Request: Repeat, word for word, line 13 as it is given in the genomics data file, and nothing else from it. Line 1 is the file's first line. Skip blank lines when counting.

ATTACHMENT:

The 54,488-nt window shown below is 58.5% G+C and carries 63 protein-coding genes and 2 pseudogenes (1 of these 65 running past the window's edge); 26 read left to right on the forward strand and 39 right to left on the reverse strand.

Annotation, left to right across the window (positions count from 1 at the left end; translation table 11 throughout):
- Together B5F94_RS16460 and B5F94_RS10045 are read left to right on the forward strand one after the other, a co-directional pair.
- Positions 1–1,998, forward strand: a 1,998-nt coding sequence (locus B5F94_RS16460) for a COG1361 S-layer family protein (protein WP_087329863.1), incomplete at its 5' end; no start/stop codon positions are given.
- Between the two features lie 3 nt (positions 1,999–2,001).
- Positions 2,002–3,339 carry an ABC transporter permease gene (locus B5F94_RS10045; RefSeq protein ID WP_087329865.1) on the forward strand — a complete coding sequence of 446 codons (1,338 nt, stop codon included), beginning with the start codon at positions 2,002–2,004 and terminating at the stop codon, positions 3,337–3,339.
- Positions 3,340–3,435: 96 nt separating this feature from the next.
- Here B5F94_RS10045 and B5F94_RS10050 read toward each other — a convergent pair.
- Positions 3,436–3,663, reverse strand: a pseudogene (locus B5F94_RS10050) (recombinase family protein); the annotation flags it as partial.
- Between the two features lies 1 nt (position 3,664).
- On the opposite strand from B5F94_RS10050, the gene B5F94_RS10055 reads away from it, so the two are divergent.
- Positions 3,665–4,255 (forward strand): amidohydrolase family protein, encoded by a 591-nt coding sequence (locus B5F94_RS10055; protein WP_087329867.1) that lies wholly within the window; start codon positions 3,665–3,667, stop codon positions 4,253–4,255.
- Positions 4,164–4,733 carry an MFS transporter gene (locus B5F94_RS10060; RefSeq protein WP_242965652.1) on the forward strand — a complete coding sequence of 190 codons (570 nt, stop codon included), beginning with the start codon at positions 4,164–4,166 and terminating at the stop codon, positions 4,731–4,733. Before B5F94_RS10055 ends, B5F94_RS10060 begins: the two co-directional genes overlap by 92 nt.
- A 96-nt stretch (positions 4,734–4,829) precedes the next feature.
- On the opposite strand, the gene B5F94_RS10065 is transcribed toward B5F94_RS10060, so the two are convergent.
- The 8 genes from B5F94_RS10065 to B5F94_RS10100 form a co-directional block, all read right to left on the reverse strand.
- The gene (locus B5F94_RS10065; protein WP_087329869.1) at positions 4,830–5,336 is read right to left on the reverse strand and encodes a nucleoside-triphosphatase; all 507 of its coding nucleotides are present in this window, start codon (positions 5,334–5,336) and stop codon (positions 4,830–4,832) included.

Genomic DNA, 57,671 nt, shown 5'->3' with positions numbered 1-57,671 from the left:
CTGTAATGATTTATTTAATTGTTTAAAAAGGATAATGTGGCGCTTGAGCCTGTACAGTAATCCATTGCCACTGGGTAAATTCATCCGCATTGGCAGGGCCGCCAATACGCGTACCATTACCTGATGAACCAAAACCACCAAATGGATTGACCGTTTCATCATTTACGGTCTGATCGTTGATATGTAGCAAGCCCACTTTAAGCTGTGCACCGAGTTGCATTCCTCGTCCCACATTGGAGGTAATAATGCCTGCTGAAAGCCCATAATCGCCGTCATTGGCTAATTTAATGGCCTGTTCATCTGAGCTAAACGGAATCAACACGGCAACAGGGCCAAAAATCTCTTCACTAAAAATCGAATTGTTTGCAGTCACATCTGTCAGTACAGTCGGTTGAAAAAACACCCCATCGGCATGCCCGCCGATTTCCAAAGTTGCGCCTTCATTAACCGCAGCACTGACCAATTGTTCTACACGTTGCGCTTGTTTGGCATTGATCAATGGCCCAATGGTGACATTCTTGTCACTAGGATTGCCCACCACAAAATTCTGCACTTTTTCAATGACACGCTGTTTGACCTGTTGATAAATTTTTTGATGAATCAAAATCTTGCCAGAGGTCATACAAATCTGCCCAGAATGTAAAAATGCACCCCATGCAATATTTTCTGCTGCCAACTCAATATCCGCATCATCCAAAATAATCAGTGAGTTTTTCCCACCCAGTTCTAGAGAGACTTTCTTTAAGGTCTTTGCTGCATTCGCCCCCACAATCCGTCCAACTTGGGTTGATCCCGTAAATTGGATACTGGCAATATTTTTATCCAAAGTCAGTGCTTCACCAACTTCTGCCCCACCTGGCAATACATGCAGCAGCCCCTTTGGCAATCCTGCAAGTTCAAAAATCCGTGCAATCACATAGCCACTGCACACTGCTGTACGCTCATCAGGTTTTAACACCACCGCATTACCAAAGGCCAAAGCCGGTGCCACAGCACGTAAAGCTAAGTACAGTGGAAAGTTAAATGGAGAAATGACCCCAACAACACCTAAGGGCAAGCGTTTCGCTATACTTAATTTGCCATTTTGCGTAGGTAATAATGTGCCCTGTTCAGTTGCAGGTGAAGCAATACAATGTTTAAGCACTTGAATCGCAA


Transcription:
- Positions 4,164–4,733 carry an MFS transporter gene (locus B5F94_RS10060; RefSeq protein WP_242965652.1) on the forward strand — a complete coding sequence of 190 codons (570 nt, stop codon included), beginning with the start codon at positions 4,164–4,166 and terminating at the stop codon, positions 4,731–4,733. Before B5F94_RS10055 ends, B5F94_RS10060 begins: the two co-directional genes overlap by 92 nt.